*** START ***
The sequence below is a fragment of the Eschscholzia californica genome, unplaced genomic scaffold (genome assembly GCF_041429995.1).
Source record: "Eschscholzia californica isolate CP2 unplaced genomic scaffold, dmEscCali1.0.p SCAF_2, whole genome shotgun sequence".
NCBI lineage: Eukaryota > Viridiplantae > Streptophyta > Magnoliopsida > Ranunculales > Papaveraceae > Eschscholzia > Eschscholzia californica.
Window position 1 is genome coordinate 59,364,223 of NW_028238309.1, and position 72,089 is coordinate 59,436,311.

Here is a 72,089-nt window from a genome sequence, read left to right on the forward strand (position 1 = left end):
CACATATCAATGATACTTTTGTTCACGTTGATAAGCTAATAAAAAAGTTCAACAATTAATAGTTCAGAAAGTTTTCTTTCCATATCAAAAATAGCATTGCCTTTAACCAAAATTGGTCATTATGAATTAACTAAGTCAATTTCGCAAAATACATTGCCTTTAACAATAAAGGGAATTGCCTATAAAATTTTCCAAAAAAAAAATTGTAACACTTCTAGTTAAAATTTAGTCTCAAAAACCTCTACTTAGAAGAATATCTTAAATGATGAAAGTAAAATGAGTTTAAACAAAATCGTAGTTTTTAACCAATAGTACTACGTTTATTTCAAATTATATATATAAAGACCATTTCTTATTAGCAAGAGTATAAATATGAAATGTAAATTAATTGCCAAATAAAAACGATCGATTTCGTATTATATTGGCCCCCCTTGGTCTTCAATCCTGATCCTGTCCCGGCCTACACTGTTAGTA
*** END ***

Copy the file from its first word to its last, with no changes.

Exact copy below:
The sequence below is a fragment of the Eschscholzia californica genome, unplaced genomic scaffold (genome assembly GCF_041429995.1).
Source record: "Eschscholzia californica isolate CP2 unplaced genomic scaffold, dmEscCali1.0.p SCAF_2, whole genome shotgun sequence".
NCBI lineage: Eukaryota > Viridiplantae > Streptophyta > Magnoliopsida > Ranunculales > Papaveraceae > Eschscholzia > Eschscholzia californica.
Window position 1 is genome coordinate 59,364,223 of NW_028238309.1, and position 72,089 is coordinate 59,436,311.

Here is a 72,089-nt window from a genome sequence, read left to right on the forward strand (position 1 = left end):
CACATATCAATGATACTTTTGTTCACGTTGATAAGCTAATAAAAAAGTTCAACAATTAATAGTTCAGAAAGTTTTCTTTCCATATCAAAAATAGCATTGCCTTTAACCAAAATTGGTCATTATGAATTAACTAAGTCAATTTCGCAAAATACATTGCCTTTAACAATAAAGGGAATTGCCTATAAAATTTTCCAAAAAAAAAATTGTAACACTTCTAGTTAAAATTTAGTCTCAAAAACCTCTACTTAGAAGAATATCTTAAATGATGAAAGTAAAATGAGTTTAAACAAAATCGTAGTTTTTAACCAATAGTACTACGTTTATTTCAAATTATATATATAAAGACCATTTCTTATTAGCAAGAGTATAAATATGAAATGTAAATTAATTGCCAAATAAAAACGATCGATTTCGTATTATATTGGCCCCCCTTGGTCTTCAATCCTGATCCTGTCCCGGCCTACACTGTTAGTA